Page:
About a month ago, I wrote in InvestorPlace that shares of semiconductor giant Nvidia (NASDAQ:NVDA) were locked in a tug-of-war between improving fundamentals and a stretched valuation, adding that improving fundamentals would win that tug-of-war for the foreseeable future as investors grew more optimistic about Nvidia’s ability to return to big growth rates in 2020.
Since then, NVDA stock has already risen more than 15% to fresh 52-week-highs on the back of easing trade tensions, improving semiconductor market conditions and rebounding economic activity. On the heels of such a big rally in such a short time, I think it’s appropriate to revisit the fundamentals versus valuation conversation, and see if the fundamentals still have enough firepower to keep powering Nvidia stock higher.
Do they? Yes, but in greatly limited capacity. It is already pushing up against its richest valuation levels ever. Sure, Nvidia stock deserves a premium valuation because of its robust long-term profit growth prospects in data, gaming, and automation. But, even if you look out long term, prices above $250 today are hard to justify.
At the same time, it’s hard to see NVDA stock falling by much in an environment where its fundamentals are dramatically improving.
Consequently, while fundamentals will continue to push Nvidia stock higher for the balance of 2020, the magnitude of those gains will be limited by what has turned into a stretched valuation.
Nvidia’s Fundamentals Are Improving
The simple truth behind the big recent rally in NVDA (up 50% over the past six months) is that investors are getting excited about the company’s growth trajectory finally turning around in 2020.
That is, Nvidia was once one of the best growth companies in the world, consistently firing off huge revenue and profit growth rates. Demand for the company’s graphics chips soared because of huge investment in future big-growth industries such as data-centers, virtual and augmented reality, machine learning, quantum computing, self-driving vehicles and more.
Then, the U.S.-China trade war hit. Demand from those end-markets froze amid increasing geopolitical uncertainty and a pullback in cryptocurrency mining. At the same time, because Nvidia didn’t see this demand slowdown coming, the company had amassed a huge supply glut of its GPUs.
The consequences were simple. Nvidia stopped growing. Revenues dropped. Margins got hit hard. Profits were wiped out. NVDA stock tanked.
In 2020, though, Nvidia will get back into growth mode.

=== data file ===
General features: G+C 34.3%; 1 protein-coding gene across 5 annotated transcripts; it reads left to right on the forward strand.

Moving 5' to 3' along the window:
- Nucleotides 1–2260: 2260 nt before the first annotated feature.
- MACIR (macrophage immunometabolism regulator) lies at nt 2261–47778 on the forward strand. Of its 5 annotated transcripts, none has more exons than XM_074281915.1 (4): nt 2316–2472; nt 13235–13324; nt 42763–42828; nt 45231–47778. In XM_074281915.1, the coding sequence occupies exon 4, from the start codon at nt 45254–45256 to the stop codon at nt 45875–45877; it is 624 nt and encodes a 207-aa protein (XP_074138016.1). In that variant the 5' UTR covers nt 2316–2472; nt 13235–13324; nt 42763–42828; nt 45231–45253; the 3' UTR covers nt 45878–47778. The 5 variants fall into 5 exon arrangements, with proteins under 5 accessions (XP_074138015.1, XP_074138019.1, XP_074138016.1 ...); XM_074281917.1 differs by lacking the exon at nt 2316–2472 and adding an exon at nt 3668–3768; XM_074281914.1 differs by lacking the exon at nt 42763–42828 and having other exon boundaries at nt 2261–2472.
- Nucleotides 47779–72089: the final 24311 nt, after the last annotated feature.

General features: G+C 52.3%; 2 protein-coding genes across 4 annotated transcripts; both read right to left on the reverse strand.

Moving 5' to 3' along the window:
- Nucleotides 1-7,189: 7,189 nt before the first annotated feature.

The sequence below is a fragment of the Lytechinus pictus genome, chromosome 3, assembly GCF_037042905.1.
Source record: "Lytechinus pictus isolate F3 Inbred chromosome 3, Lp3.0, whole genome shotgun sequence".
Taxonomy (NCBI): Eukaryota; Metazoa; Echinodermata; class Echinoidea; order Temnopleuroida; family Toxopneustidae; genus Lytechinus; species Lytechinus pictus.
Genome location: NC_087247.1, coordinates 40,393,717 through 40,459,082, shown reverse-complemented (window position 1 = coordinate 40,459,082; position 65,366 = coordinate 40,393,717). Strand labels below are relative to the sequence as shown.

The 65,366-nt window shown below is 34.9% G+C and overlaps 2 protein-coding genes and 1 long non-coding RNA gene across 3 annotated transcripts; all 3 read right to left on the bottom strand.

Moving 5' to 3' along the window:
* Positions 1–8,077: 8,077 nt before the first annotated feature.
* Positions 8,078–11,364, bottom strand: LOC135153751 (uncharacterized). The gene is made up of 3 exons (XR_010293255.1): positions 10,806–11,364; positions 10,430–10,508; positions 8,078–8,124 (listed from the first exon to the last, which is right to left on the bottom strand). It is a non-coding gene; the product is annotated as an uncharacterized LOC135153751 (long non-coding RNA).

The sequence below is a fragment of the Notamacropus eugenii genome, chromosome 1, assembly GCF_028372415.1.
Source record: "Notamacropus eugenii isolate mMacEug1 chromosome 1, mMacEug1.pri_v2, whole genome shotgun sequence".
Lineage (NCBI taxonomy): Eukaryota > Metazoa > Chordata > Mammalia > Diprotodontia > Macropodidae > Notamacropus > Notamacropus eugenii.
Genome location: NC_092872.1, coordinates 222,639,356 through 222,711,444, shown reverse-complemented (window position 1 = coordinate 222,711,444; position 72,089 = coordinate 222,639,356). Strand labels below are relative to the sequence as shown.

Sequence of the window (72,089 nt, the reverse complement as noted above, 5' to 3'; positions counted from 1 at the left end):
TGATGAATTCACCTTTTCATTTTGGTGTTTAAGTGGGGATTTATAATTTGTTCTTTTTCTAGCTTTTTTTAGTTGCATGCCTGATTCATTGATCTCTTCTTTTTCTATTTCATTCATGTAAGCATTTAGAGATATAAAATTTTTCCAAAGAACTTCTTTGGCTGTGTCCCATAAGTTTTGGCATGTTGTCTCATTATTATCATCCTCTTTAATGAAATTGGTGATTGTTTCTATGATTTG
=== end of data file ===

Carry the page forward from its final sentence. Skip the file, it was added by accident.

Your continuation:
Easing U.S.-China trade tensions and global monetary policies have laid the foundation for the global economy to meaningfully rebound in 2020 after slowing for much of 2018 and 2019. Amid these improving economic conditions, demand from Nvidia’s core end-markets will ramp back up. See Gartner’s projection for 2020 IT spend to rise 3.7%, versus a 0.4% rise in 2019. Or see the World Semiconductor Trade Statistics’s projection for 2020 semiconductor sales to rise 5.9% in 2020, compared to a 12.8% decline in 2019.
As demand from these end-markets ramps back up, revenues will soar higher. Margins will significantly expand. Profits will grow. And, presumably, NVDA stock will move higher.
Nvidia Stock is Richly Valued
The one thing which could hold NVDA back in 2020 is valuation. Specifically, because everyone sees this huge fundamental rebound coming, the market has already priced it in.
At $250 per share, Nvidia stock is trading at 45-times forward earnings. That is essentially an all time high valuation for Nvidia stock. The last time shares were this richly valued? Late 2018, before the stock proceeded to get cut in half in a matter of months.
Sure, I get that Nvidia deserves a premium valuation given the company’s favorable long-term growth prospects. I also understand that forward profit estimates are depressed because of trade tensions, and that earnings in five years will look a lot better than they do today.
Still, it’s tough for me to fundamentally justify a $250 price tag on NVDA stock.
My long-term model on Nvidia stock assumes: 1) the semiconductor market sustains above-average 5%-6% sales growth over the next several years, amid improving demand trends from data and AI end markets, 2) Nvidia expands share in that market given its favorable positioning in supplying the market’s big-growth verticals, and 3) profit margins at the company meaningfully expand back to and even above their all time highs.
Those are all favorable assumptions. Even so, they don’t support a $250 price tag for Nvidia stock today. Under those assumptions, I think $16.50 is a doable earnings per share level by fiscal 2026 (versus less than $6 expected in 2020 by Wall Street). Assuming the stock fetches an information technology sector-average 22-times forward earnings multiple, that implies a fiscal 2025 price target for NVDA of over $360.
Discounted back by 10% per year, that equates to a 2020 price target of about $225.
Bottom Line on NVDA Stock
Nvidia stock is presently immersed in a tug-of-war between improving fundamentals and a stretched valuation. Given the current market sentiment, I think improving fundamentals will continue winning out and shares will head higher. But persistent push-back from the valuation will ultimately limit the magnitude of further gains.
As of this writing, Luke Lango did not hold a position in any of the aforementioned securities.